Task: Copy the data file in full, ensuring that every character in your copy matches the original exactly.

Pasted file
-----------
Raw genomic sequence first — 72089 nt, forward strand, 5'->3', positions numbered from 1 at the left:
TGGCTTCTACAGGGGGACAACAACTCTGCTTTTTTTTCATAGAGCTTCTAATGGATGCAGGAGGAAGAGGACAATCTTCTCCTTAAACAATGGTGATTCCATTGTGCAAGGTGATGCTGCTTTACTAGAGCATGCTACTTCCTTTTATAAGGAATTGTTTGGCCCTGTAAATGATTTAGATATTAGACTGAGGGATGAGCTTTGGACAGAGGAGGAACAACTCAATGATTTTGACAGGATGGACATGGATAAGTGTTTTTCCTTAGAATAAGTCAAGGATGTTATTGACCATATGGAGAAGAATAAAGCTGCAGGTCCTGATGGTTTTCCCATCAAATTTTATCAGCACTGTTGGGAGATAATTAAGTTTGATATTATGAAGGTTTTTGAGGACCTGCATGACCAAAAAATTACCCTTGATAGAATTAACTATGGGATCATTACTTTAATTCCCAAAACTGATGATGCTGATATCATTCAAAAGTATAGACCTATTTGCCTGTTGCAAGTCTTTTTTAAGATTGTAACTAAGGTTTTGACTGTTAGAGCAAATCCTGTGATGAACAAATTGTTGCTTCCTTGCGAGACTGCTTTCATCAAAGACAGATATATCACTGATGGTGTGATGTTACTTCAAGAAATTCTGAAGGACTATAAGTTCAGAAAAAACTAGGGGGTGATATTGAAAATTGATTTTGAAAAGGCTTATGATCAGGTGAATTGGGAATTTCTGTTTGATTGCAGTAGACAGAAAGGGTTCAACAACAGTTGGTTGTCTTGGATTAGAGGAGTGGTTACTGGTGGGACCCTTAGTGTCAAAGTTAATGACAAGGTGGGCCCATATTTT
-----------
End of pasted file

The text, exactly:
Raw genomic sequence first — 72089 nt, forward strand, 5'->3', positions numbered from 1 at the left:
TGGCTTCTACAGGGGGACAACAACTCTGCTTTTTTTTCATAGAGCTTCTAATGGATGCAGGAGGAAGAGGACAATCTTCTCCTTAAACAATGGTGATTCCATTGTGCAAGGTGATGCTGCTTTACTAGAGCATGCTACTTCCTTTTATAAGGAATTGTTTGGCCCTGTAAATGATTTAGATATTAGACTGAGGGATGAGCTTTGGACAGAGGAGGAACAACTCAATGATTTTGACAGGATGGACATGGATAAGTGTTTTTCCTTAGAATAAGTCAAGGATGTTATTGACCATATGGAGAAGAATAAAGCTGCAGGTCCTGATGGTTTTCCCATCAAATTTTATCAGCACTGTTGGGAGATAATTAAGTTTGATATTATGAAGGTTTTTGAGGACCTGCATGACCAAAAAATTACCCTTGATAGAATTAACTATGGGATCATTACTTTAATTCCCAAAACTGATGATGCTGATATCATTCAAAAGTATAGACCTATTTGCCTGTTGCAAGTCTTTTTTAAGATTGTAACTAAGGTTTTGACTGTTAGAGCAAATCCTGTGATGAACAAATTGTTGCTTCCTTGCGAGACTGCTTTCATCAAAGACAGATATATCACTGATGGTGTGATGTTACTTCAAGAAATTCTGAAGGACTATAAGTTCAGAAAAAACTAGGGGGTGATATTGAAAATTGATTTTGAAAAGGCTTATGATCAGGTGAATTGGGAATTTCTGTTTGATTGCAGTAGACAGAAAGGGTTCAACAACAGTTGGTTGTCTTGGATTAGAGGAGTGGTTACTGGTGGGACCCTTAGTGTCAAAGTTAATGACAAGGTGGGCCCATATTTT